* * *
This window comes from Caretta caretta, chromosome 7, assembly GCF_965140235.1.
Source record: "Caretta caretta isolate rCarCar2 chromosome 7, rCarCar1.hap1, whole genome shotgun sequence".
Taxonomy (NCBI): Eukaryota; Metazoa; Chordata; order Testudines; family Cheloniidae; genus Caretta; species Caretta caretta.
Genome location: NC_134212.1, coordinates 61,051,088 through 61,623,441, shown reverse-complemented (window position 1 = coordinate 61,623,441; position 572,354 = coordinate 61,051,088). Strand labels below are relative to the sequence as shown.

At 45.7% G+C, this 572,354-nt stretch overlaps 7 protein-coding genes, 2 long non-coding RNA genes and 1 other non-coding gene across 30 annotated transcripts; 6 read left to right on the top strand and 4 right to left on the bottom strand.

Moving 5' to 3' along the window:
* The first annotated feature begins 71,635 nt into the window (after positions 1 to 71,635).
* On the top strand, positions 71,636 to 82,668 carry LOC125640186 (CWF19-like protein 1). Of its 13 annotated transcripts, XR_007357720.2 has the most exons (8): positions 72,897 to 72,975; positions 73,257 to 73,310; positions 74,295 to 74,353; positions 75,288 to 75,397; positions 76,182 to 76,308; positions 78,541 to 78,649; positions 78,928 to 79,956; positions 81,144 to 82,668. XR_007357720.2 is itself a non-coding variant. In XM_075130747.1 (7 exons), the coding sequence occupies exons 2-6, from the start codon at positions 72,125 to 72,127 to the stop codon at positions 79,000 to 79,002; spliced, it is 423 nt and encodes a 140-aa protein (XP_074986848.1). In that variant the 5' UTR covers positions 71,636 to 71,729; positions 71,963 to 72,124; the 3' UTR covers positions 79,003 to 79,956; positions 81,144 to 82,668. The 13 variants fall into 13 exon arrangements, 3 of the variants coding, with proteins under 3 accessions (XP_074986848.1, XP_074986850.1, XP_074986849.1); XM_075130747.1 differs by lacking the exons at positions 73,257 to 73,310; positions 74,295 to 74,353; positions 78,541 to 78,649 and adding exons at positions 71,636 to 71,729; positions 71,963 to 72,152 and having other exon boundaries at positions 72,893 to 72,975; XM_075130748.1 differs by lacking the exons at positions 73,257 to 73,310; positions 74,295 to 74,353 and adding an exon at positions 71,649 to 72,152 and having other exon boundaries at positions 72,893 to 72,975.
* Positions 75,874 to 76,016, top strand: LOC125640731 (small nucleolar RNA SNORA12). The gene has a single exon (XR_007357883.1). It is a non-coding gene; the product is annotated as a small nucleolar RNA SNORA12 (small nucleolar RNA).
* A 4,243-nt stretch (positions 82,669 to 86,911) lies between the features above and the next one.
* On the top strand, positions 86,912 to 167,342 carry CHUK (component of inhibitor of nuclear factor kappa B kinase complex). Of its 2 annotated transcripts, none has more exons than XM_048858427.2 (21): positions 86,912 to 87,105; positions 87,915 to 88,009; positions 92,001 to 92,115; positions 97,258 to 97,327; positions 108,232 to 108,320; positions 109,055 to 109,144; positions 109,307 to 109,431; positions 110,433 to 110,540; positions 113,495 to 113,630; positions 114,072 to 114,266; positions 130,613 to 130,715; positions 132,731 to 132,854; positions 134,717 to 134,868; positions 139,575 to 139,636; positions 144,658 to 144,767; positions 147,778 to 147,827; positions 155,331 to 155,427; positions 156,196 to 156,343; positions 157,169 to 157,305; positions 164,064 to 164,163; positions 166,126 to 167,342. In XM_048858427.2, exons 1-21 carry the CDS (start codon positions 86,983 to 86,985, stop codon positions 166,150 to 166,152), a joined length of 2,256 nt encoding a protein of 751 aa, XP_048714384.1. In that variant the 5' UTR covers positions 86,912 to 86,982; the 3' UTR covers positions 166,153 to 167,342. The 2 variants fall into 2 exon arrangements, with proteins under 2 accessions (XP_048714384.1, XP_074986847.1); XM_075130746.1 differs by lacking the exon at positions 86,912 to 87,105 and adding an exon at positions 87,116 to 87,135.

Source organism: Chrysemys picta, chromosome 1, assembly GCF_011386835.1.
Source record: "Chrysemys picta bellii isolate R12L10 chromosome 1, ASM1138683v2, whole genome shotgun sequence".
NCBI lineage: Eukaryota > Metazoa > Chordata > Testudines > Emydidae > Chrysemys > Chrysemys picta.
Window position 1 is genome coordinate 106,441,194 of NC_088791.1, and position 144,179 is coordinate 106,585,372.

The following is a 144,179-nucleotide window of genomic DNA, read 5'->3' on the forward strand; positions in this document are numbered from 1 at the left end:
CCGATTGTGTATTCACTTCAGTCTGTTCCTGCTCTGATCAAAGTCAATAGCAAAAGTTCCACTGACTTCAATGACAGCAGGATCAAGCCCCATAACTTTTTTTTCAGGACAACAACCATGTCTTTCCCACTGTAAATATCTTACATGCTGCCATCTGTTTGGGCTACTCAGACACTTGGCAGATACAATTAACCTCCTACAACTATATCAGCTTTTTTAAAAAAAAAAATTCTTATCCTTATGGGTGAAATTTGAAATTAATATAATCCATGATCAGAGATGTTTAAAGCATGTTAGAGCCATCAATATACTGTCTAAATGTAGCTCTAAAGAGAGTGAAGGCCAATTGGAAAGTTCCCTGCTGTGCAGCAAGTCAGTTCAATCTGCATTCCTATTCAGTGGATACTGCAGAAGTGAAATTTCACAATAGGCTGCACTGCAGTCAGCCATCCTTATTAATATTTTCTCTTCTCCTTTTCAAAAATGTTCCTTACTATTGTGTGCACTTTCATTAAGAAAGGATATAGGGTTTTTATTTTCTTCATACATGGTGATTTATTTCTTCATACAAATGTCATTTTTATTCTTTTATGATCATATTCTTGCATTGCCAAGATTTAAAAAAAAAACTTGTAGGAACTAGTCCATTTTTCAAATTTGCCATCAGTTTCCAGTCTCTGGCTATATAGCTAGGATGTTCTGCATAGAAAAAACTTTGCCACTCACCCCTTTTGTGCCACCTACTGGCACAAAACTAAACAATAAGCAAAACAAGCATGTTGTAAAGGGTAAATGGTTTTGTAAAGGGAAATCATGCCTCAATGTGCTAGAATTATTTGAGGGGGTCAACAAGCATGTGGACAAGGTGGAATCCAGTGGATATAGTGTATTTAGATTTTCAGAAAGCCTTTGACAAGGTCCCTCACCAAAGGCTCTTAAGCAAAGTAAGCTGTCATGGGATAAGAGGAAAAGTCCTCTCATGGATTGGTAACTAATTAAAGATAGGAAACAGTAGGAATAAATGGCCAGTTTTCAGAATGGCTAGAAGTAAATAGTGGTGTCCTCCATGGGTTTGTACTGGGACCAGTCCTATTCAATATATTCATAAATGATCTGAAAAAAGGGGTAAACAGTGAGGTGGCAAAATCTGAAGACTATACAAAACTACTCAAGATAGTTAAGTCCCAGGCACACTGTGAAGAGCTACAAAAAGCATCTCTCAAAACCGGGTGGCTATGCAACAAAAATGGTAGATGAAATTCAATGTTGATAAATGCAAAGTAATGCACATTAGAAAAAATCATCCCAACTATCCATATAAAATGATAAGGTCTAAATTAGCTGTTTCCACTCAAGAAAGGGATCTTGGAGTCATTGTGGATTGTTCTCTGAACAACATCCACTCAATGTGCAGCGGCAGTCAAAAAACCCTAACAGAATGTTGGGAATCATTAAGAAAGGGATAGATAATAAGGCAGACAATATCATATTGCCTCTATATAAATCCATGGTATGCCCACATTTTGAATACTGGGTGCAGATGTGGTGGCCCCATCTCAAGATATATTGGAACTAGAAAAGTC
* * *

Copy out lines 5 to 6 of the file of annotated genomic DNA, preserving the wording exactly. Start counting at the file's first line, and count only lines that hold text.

At 45.7% G+C, this 572,354-nt stretch overlaps 7 protein-coding genes, 2 long non-coding RNA genes and 1 other non-coding gene across 30 annotated transcripts; 6 read left to right on the top strand and 4 right to left on the bottom strand.

Moving 5' to 3' along the window: